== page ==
This is my version of the good ole’ pot roast pretty much everyone ate while growing up. What makes it Polish? Only that I found a similar recipe in a book called Polish Heritage Cookery by Robert and Maria Strybel. I like the use of flour and paprika, and the overnight wine marinade, each of which add a layer of flavor to the final dish.
A venison pot roast is a bit different from the classic Jewish pot roast I ate as a kid. That pot roast was always made with beef brisket, a luscious, fatty cut that lends itself to slow and low cooking. Just ask the Texans about that one. Try to make a pot roast from a deer, elk or moose brisket and you’ll run up against its leanness. It will still be OK, but lack that lush texture of beef brisket.
Now, try and make a venison pot roast with a hind leg roast and you will be super sad. Why? No internal fat, not enough connective tissue. It’ll be dry as hell. Really unpleasant. Hind leg roasts are best done as single-muscle roasts, cooked to a finishing internal temperature of about 135°F, which is medium-rare.
Nope, you need another cut for a good deer pot roast. And the best cut of all is the neck. Yes, you read that right. Either pot roasted whole and bone-in, which I do for smaller animals, or cooked as large slabs of boneless neck, which I do for elk, you will find that this is the finest cut for slow, low, moist cooking.
Again, you ask: Why? Because a neck is the opposite of a hind leg roast. It’s loaded with connective tissue. And in the absence of internal fat, connective tissue, which melts when cooked slowly under moist conditions, provides that luxurious texture you want in a good pot roast.
Other good candidates here are whole deer shoulders, big shoulder roasts from larger animals, or hell, even shanks. All have lots of connective tissue.
I prefer bone-in pot roasts for the most part, but then I don’t live in an area with chronic wasting disease. If you do, bone out the neck. It is true that CWD has never crossed the species barrier to humans, but better safe than sorry.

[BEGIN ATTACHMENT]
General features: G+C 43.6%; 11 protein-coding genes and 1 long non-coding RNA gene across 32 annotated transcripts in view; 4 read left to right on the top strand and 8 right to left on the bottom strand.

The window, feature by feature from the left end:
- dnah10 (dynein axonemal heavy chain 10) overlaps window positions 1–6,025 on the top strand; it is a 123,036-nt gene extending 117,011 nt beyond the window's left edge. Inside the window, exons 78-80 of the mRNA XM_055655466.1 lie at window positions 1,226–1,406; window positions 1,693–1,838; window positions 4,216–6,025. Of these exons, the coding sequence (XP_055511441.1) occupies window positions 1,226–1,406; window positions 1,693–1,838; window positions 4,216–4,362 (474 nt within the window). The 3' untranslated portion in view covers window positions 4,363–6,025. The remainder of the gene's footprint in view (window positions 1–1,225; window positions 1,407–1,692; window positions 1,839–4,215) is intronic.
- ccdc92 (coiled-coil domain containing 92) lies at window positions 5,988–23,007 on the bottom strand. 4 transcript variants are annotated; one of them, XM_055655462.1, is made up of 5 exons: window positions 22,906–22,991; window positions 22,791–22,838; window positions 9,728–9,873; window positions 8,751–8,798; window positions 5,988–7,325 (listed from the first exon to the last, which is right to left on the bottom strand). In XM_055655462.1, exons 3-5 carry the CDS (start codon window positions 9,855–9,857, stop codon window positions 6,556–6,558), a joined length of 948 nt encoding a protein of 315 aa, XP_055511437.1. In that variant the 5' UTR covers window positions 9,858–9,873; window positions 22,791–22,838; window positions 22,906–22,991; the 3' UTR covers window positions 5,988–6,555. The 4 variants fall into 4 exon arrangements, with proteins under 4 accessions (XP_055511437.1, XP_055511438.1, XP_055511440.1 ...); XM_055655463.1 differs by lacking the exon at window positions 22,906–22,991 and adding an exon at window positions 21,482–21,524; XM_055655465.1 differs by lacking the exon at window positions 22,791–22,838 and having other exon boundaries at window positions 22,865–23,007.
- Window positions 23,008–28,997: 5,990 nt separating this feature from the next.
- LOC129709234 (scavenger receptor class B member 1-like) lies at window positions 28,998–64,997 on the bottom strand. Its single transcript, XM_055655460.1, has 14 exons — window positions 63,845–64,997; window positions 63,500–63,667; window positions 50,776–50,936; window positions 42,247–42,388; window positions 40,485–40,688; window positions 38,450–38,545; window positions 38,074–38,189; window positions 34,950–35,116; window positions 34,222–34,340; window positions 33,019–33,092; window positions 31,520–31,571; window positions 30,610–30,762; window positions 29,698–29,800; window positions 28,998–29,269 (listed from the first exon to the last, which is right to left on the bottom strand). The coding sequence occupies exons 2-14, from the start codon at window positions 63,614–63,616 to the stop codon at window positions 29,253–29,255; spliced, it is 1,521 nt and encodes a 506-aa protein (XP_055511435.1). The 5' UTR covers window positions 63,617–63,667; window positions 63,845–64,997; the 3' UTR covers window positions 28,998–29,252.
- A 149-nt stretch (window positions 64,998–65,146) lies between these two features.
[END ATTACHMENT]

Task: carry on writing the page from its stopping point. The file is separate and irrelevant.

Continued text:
Needless to say my choice of root vegetables is my own. Feel free to play with it to suit your own tastes. Don’t skimp on the marinating time or on the onions. They make a big difference.
I prefer to use a large neck roast for this recipe, but you could of course use other cuts, like a shank or a shoulder or even a hind leg roast. The long slow simmer melts all the connective tissue in the neck and gives you an intensely flavored, yielding piece of meat to either tear apart roughly or slice thick and serve. Note that a boned-out neck will be sliceable, but not in clean cuts unless you chill the meat overnight before slicing. Why bother with that, though? Eat it messy.
- 1 bottle of red wine
- 6 to 10 allspice berries, cracked
- 6 to 10 black peppercorns, cracked
- 3 bay leaves
- A 2 ½ to 4 pound neck roast, boned or bone-in
- 1 cup flour
- 3 tablespoons paprika
- 1 tablespoon cayenne (optional)
- ¼ cup lard, bacon fat or cooking oil
- 2 onions, sliced root to tip
- 2 celery stalks, diced
- 3 carrots, cut into large chunks
- 2 parsnips, cut into large chunks
- 3 Yukon Gold potatoes, cut into chunks
- 1 rutabaga or 2 turnips, peeled and cut into chunks
- Black pepper to taste
- Sour cream, for garnish
- Bring the wine, allspice, black peppercorns and bay leaves to a boil. Turn off the heat and let the marinade cool to room temperature. When it’s cool, submerge the venison neck in the marinade and keep in the fridge overnight, or up to 4 days.
- Mix the flour, paprika and cayenne (if using) together in a large bowl or shallow container large enough to hold the neck roast. Pat the meat dry with paper towels and salt it well. Coat it in the flour-paprika mixture. Heat the lard in a large Dutch oven or other heavy, lidded pot and brown the meat. With a typical neck roast you will need to cut it into two pieces to get it to fit the pot. Brown one piece and then remove while you brown the other. If you are using a bone-in neck, just turn the meat to brown all sides. When the meat has browned, remove it from the pot and set aside for a moment.
- Preheat the oven to 325°F. Add the sliced onions to the pot and brown them well, stirring occasionally. This should take about 8 minutes. Add 2 cups of the marinade and bring it to a boil. Add the venison back to the pot, along with 2 cups of water. Bring to a simmer, cover the pot and cook in the oven for 1 1/2 hours.
- After 1 1/2 hours have elapsed, add the root vegetables and celery and continue to cook for another 1 ½ hours, or until the meat is falling apart and the root vegetables are tender.
- Remove the meat and set on a cutting board. Slice roughly or pull the meat off the bones. Taste the sauce and add salt if it needs it. Add black pepper to taste and serve with the meat and vegetables, with a dollop of sour cream alongside.